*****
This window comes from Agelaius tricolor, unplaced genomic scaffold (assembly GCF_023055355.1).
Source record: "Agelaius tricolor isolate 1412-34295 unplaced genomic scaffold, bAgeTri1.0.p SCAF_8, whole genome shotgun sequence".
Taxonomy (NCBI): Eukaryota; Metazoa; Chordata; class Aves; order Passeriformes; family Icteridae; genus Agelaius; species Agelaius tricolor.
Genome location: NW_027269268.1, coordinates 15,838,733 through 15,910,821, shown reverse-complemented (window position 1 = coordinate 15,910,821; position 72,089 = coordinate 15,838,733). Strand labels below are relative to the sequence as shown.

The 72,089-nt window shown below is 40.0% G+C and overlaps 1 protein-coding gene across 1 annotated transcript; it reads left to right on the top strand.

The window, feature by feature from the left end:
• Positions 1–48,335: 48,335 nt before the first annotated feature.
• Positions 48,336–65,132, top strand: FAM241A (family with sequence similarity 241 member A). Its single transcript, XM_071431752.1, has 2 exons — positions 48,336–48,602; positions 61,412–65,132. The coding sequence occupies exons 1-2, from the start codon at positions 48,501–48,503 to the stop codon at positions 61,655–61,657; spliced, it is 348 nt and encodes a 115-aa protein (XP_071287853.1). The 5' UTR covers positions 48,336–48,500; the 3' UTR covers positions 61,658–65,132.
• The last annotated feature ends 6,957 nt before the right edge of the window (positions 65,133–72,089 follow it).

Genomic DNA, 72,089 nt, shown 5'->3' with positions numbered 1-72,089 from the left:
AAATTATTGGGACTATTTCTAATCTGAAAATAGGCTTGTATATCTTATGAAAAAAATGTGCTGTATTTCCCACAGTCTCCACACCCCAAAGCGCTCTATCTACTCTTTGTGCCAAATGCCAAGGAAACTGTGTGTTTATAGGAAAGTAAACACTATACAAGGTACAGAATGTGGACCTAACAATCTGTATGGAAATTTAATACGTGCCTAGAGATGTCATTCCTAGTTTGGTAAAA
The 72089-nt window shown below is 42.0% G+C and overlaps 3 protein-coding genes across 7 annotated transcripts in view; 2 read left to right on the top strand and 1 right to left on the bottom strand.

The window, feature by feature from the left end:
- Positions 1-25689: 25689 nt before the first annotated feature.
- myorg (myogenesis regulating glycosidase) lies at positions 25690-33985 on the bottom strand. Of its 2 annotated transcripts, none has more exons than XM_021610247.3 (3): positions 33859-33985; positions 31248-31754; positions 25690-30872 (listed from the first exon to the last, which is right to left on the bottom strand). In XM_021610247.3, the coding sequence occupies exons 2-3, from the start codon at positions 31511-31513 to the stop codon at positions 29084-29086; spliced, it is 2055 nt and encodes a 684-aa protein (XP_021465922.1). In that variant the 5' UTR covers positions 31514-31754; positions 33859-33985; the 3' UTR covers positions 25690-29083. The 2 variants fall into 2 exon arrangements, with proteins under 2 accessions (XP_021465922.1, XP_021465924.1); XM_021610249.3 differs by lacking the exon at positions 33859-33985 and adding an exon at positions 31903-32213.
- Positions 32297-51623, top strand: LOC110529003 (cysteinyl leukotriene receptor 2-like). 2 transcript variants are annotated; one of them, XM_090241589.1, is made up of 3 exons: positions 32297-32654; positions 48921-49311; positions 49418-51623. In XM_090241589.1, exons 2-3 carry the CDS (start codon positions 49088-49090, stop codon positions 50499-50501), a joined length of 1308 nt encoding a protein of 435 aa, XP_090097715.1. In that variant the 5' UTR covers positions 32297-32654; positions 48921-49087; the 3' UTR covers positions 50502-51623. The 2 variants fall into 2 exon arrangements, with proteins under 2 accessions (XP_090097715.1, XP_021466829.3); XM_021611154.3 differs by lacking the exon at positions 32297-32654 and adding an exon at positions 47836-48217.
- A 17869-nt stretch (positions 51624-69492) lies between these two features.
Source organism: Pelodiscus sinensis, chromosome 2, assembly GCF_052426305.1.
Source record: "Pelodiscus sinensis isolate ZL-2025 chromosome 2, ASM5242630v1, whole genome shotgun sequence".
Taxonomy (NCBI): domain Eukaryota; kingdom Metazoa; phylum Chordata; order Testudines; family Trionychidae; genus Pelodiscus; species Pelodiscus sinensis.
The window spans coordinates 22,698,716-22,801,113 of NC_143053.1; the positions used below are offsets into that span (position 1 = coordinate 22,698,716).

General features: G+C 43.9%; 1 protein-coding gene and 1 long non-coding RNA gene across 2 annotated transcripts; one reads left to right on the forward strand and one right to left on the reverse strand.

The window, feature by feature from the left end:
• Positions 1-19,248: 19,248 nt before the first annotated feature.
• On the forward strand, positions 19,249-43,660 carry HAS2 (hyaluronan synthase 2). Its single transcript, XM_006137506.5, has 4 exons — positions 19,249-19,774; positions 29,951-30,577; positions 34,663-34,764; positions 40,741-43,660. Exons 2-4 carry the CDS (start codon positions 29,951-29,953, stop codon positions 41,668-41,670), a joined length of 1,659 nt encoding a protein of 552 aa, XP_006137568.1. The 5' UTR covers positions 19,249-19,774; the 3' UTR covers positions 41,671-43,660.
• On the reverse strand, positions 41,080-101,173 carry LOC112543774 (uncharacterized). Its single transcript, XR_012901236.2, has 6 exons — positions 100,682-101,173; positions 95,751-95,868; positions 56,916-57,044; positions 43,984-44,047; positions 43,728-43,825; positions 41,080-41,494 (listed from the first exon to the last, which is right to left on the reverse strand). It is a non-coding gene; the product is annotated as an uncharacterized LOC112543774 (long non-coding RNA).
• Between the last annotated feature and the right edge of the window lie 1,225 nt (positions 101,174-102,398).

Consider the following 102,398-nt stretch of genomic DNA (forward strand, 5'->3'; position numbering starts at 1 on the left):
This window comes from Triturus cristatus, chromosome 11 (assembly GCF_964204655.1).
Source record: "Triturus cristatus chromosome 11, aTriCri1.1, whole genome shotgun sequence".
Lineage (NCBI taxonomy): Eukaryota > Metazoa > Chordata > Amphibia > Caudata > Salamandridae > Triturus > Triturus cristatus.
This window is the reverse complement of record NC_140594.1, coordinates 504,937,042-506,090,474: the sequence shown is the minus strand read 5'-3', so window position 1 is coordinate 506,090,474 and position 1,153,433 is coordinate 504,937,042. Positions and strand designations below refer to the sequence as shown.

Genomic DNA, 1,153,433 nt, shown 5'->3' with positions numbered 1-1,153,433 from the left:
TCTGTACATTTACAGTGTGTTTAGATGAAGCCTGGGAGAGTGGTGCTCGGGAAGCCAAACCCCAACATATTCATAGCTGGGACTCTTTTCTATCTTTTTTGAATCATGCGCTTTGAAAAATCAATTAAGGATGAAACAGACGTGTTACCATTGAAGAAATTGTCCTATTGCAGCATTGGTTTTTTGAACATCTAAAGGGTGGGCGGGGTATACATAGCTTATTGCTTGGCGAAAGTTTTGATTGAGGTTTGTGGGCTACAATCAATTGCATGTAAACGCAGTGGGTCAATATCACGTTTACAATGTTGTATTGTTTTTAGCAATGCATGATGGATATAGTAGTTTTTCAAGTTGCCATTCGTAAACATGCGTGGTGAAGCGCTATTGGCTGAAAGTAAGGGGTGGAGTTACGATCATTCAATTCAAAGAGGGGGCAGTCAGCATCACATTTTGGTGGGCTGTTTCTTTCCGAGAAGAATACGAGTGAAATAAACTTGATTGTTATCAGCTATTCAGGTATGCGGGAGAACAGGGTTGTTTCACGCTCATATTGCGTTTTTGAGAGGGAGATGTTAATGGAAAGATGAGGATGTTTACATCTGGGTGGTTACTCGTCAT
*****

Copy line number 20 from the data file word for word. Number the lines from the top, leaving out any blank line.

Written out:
Taxonomy (NCBI): domain Eukaryota; kingdom Metazoa; phylum Chordata; order Testudines; family Trionychidae; genus Pelodiscus; species Pelodiscus sinensis.